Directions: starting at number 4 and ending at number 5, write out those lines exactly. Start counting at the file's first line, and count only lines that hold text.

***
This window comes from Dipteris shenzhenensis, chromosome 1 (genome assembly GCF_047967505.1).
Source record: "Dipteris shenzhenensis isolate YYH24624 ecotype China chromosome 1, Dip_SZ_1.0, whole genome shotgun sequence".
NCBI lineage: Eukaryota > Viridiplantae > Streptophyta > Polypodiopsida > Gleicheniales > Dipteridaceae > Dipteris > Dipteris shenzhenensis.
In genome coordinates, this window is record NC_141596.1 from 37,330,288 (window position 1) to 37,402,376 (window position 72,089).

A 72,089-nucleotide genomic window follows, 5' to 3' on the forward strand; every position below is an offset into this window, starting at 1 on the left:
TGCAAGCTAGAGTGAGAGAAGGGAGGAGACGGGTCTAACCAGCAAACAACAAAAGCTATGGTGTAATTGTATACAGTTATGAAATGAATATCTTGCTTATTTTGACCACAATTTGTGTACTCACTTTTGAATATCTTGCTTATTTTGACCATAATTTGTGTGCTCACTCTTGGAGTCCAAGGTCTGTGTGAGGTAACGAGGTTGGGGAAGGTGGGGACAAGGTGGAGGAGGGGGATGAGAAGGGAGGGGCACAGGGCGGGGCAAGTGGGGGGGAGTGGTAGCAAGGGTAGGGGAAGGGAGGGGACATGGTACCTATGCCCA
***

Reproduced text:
In genome coordinates, this window is record NC_141596.1 from 37,330,288 (window position 1) to 37,402,376 (window position 72,089).

A 72,089-nucleotide genomic window follows, 5' to 3' on the forward strand; every position below is an offset into this window, starting at 1 on the left: